But given that speculation has been so rampant, and potentially given some of the other reasons below, the prices on these have been extremely volatile and moving very quickly, much faster than on other assets.
NFTs as Status
The need for humans to signal status is a constant. As people spend more and more of their time in the digital world, a lot of the typical real-world objects for signaling status don’t work as well. Yes, social media allows people to post photos of their car and home and vacation, but arguably has gotten a bit overplayed and may appear a bit cringe.
In addition, those don’t necessarily work as well in digital worlds in which people might spend their time such as Roblox. For example, digital goods in Roblox are selling for as much as or more than what the physical version of that item costs. Why? If you spend most of your time in Roblox and want to flex there, you need the digital good, not the physical.
And now consider NFTs, which bring scarcity along with provenance of ownership to digital goods.
NFTs are essentially digital Veblen goods. For those who want to signal status especially in the digital world, “flexing” ownership of valuable JPEGs i.e. NFTs is one of the easiest ways.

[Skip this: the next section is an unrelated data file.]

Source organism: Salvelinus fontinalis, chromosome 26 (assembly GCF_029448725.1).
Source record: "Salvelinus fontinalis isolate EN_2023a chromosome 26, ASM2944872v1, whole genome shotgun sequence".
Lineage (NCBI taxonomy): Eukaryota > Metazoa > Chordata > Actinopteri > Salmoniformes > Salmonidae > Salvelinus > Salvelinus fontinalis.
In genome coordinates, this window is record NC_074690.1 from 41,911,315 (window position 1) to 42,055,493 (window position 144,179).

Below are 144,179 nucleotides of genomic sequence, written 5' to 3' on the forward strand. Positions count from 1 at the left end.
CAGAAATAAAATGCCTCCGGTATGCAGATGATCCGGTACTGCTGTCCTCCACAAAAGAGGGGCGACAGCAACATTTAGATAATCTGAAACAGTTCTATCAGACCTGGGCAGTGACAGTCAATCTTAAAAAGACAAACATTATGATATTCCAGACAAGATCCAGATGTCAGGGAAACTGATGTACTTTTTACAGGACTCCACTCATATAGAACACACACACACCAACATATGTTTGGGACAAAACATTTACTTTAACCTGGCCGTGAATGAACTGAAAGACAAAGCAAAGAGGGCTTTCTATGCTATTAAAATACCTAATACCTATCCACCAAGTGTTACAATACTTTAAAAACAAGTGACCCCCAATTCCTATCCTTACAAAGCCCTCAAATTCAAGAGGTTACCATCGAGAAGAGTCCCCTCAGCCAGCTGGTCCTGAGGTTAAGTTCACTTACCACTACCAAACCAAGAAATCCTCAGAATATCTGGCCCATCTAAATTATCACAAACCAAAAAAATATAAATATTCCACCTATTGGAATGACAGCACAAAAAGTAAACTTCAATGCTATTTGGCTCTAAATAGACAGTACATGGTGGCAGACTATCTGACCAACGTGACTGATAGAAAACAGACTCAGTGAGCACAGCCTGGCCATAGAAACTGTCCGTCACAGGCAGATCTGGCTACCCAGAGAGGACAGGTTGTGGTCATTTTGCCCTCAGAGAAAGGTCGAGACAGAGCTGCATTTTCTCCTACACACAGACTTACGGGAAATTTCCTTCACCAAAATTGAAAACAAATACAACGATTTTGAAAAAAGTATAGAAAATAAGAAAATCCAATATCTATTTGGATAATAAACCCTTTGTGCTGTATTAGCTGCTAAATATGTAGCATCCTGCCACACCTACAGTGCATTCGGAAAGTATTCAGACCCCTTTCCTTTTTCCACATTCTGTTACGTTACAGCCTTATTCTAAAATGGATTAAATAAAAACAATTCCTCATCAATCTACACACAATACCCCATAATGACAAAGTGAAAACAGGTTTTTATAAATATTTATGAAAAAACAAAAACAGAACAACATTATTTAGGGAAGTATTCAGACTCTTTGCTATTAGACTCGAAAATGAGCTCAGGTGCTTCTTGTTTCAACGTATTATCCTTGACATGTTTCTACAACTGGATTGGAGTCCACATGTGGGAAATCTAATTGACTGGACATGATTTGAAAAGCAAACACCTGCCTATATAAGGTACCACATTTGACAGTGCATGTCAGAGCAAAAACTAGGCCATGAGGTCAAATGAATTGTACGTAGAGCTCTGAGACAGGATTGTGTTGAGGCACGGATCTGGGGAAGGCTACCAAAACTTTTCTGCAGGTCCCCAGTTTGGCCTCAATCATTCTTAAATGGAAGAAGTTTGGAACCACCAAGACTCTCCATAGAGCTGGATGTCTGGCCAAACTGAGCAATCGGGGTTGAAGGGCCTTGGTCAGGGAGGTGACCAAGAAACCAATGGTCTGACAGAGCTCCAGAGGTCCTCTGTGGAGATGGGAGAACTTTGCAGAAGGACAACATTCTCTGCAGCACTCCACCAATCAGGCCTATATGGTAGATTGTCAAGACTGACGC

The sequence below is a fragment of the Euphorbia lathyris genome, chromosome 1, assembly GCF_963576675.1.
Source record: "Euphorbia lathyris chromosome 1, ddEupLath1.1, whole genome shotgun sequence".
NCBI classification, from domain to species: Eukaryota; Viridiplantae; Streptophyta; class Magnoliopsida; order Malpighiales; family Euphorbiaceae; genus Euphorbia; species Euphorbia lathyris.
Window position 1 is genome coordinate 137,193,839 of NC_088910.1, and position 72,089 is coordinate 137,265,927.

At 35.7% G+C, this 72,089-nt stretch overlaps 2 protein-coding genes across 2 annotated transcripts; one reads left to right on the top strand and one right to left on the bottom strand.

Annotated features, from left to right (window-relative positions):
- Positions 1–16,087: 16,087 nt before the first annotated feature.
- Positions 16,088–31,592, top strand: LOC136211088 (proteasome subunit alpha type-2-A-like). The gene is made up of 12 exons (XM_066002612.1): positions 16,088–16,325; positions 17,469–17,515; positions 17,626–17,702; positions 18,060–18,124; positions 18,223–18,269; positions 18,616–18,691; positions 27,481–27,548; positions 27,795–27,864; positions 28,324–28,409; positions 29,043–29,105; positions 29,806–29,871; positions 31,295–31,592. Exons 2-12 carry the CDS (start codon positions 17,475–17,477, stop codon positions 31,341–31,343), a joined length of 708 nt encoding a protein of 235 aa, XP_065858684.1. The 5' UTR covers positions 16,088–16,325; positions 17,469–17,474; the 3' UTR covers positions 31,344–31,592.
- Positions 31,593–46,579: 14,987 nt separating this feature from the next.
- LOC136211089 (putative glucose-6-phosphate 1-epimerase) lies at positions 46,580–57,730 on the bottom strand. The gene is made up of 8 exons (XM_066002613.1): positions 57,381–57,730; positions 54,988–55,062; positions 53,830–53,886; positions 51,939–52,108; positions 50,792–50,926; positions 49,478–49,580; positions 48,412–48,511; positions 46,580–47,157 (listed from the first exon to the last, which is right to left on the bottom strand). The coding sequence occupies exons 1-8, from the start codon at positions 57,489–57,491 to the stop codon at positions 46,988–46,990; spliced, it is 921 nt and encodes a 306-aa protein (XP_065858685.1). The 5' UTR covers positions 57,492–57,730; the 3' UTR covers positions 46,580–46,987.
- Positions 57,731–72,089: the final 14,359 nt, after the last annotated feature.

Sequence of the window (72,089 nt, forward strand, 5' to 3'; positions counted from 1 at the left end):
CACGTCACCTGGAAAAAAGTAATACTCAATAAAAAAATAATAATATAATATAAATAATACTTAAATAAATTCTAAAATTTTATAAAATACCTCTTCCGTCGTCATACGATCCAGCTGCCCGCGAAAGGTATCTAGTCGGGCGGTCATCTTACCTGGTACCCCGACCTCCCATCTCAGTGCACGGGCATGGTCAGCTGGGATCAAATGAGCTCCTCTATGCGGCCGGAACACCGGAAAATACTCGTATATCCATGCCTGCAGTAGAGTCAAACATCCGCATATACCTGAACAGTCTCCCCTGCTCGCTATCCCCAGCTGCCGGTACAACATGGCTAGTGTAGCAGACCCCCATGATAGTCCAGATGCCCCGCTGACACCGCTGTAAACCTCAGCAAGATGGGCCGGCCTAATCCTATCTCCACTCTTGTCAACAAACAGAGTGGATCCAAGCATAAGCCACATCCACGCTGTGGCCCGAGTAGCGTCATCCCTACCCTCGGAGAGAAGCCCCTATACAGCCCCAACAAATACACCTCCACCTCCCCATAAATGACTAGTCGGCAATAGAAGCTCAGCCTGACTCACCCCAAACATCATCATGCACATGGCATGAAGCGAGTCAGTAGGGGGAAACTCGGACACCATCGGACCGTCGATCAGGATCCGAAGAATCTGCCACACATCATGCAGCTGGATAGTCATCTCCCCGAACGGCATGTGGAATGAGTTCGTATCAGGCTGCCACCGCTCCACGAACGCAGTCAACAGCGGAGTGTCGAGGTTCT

One of the most popular forms of this “flex” is NFTs as profile pictures on Twitter and other forms of social media. You’ve probably seen people with these apes or punks or penguins as their profile photos.
Of course, you could flex an NFT you don’t really own. But that’s both frowned upon in the community and could be verified as false (kind of like flexing a fake Rolex or bag).
And in some ways, these flexes can be done more subtly or in less cringeworthy ways than flexing physical status symbols in the digital world.
The reason I think that’s the case is because while one might be flexing an NFT, one can suggest that their motivation is something else, such as:
Representing their identity
Expressing belonging / community
Supporting artists and creators.
And who says you can’t flex it in the physical world too if you want?